Abstract: Anchoring Historic Places into Landscapes of Memory and Experience: Looking to the Medieval Trade and Travel Routes of Northern South Asia

The conception of a journey typically presupposes two things; first that a route or path will be taken and second that the success of the journey will be marked by the arrival at some predetermined destination. Journeys and the routes that structure them can be examined as singular events despite often containing multiple stages of “journeying”. For travelers each stage culminates with the arrival at some service facility or layover locale; often some way-station on the path to the ultimate destination. These minor destinations are not as ubiquitous and unassuming as we might be inclined to think. Their variance and variable remembrance is tied to the experiences and memories they anchor.


Places derive meaning not from the moment in which experience occurs but from the memory of experiences and the associations that memories can begin to underpin and legitimize. When we wish to explore or present historic routes for public consumption, what we are endeavoring to do is to highlight the experience of places that might otherwise be seen as repetitive and similar and as such forgettable.


In this lecture I use the medieval trade and travel routes from northern South Asia to discuss how routes in the past derived meaning by memorializing collective experiences and manipulating collective memories to legitimize systems of rule. Furthering this I expand my historic examination of memory to consider the ongoing construction and manipulation of historic identity to service new travel and transit systems – ones that depend on cultural tourism. Along ancient transit systems places of the past are being rediscovered, repackaged, and reintroduced in the collective memories of a nation and in the individual memories of tourists – becoming stages on cultural journeys of discovery.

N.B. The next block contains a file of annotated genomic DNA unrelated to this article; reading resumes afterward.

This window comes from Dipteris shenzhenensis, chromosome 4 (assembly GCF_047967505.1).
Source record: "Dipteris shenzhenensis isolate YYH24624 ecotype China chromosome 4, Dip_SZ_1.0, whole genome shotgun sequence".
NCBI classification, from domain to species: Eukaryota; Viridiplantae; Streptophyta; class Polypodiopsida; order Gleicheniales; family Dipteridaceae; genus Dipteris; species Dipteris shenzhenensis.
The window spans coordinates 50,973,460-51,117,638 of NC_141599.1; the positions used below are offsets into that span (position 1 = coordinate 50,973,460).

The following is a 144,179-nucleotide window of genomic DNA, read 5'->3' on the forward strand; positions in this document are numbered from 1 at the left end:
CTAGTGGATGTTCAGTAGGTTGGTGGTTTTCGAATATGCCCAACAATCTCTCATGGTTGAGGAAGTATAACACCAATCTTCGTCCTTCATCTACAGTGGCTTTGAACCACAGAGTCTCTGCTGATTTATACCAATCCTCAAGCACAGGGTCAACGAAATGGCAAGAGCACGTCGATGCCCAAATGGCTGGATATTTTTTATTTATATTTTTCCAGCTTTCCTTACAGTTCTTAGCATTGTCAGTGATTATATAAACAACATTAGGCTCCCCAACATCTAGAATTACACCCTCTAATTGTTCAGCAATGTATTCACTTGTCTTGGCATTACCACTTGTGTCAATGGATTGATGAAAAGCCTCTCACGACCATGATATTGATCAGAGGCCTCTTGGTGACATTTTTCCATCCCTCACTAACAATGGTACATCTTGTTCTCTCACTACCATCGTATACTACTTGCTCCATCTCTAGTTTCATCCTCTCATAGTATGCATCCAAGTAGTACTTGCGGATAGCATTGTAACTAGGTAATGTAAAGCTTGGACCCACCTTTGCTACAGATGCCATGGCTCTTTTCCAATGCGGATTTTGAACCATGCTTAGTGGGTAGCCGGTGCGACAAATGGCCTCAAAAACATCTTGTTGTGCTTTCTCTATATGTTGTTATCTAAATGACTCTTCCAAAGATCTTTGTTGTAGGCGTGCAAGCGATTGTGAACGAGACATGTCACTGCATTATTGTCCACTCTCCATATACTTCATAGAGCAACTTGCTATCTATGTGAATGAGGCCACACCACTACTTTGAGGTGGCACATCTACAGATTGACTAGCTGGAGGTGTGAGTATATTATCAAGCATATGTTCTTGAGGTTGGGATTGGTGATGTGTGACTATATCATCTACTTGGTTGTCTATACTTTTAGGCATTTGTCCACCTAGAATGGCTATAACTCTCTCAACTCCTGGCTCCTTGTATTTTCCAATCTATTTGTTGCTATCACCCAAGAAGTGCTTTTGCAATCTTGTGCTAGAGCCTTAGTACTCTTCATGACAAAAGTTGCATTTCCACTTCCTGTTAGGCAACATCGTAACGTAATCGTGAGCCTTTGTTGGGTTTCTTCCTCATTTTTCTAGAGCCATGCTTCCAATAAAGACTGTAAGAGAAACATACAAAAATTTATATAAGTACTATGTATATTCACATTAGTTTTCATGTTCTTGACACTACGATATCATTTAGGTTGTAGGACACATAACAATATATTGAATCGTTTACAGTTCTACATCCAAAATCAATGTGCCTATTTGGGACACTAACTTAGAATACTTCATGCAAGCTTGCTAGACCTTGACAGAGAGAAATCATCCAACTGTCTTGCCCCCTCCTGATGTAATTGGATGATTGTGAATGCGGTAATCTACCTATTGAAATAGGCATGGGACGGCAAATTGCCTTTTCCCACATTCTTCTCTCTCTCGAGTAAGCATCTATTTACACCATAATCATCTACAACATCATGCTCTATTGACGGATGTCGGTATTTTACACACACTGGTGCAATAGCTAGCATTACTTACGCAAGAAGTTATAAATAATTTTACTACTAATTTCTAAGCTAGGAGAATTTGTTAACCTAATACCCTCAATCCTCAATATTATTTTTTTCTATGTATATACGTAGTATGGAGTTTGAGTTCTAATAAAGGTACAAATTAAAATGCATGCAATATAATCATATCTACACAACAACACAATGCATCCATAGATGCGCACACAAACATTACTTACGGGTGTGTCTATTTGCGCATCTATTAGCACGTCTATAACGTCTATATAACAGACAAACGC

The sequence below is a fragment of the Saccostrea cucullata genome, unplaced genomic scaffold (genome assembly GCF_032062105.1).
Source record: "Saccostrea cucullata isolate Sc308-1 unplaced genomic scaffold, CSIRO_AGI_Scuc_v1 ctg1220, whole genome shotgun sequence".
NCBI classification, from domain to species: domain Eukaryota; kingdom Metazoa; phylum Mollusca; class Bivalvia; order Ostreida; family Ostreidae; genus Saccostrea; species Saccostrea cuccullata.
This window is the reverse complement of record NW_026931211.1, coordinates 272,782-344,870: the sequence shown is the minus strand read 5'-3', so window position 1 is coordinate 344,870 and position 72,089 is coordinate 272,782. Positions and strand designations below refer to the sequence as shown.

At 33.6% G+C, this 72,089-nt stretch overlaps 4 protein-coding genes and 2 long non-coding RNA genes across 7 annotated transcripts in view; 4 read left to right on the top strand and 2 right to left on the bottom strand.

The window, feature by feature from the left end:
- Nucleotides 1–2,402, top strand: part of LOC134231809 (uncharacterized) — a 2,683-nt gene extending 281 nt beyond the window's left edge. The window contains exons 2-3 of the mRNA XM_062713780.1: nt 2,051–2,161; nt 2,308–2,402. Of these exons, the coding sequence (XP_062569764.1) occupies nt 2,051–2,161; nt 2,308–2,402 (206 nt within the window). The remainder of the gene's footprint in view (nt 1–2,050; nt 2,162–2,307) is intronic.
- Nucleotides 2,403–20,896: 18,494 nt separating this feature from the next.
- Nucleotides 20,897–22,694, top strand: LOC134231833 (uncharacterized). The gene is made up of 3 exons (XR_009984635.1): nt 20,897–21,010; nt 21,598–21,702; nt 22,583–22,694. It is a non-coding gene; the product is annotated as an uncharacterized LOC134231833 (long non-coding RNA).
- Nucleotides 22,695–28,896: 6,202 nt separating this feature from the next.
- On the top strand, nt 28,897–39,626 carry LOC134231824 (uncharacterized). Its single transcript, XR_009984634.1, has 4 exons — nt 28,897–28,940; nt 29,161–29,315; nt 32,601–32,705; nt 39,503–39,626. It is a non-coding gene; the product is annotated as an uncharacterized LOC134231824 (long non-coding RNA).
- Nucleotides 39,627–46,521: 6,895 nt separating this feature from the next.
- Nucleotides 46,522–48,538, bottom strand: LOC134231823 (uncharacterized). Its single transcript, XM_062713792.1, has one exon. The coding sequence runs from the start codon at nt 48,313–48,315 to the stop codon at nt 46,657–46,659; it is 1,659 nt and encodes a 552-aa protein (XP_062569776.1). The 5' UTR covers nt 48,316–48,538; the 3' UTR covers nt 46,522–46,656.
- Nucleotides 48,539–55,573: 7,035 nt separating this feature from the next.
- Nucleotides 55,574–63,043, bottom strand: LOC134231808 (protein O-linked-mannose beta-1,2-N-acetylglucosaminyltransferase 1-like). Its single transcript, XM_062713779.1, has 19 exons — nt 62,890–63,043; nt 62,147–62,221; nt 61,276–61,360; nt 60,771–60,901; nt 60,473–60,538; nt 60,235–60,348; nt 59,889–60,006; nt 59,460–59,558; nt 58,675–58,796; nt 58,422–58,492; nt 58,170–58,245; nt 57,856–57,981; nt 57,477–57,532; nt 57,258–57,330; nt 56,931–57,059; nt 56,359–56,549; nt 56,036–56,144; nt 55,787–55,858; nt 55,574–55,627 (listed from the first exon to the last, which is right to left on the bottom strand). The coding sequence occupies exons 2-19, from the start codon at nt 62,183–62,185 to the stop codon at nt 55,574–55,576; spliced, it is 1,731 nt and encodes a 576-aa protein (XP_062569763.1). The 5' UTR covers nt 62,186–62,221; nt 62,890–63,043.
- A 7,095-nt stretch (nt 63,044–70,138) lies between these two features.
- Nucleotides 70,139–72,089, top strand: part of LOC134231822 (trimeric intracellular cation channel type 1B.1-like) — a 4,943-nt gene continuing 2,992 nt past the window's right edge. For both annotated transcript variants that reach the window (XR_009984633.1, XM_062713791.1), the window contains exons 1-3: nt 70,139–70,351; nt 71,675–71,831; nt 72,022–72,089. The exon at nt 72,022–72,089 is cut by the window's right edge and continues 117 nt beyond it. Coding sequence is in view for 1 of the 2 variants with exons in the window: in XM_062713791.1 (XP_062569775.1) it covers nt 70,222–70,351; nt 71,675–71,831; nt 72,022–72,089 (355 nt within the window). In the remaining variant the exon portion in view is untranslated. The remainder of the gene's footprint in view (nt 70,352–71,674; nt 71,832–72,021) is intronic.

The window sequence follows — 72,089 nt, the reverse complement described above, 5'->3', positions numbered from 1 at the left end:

The digital realm is also assisting in this reintroduction of historic places to those seeking tourism that allows them to “live the past”. Tourists are increasingly engaged through digital media and communication technologies that plan journeys around the history of a region, route, and/or place. Decisions about travel are influenced by the ability of the locale in question to self-promote its cultural or historic identity and authenticate its presentation of a legitimate past. This raises several questions; does the veracity of the historic presentation matter? How do the seemingly repetitious stages on a travel route from deeper history make themselves valid and sought after in the cacophony of historic voices? Which brown heritage sign will one visit while travelling the UK? Which basilica in Italy? Which temple/palace/tomb in India? These decisions can be made for the tourist as tours are planned and presented in “packages to the past”. What happens though when the narrative changes; or new narratives find their voice? Who orchestrates historic memory and directs travel along the transit systems of time?


Short bibliography on lecture topic:


Schimmel, Annemarie 2004 The Empire of the Great Mughals, History, Art and Culture. Reaktion Books Limited: London.

Sinopoli, Carla 1994 Monumentality and Mobility in Mughal Capitals. Asian Perspectives 33(2):293-308.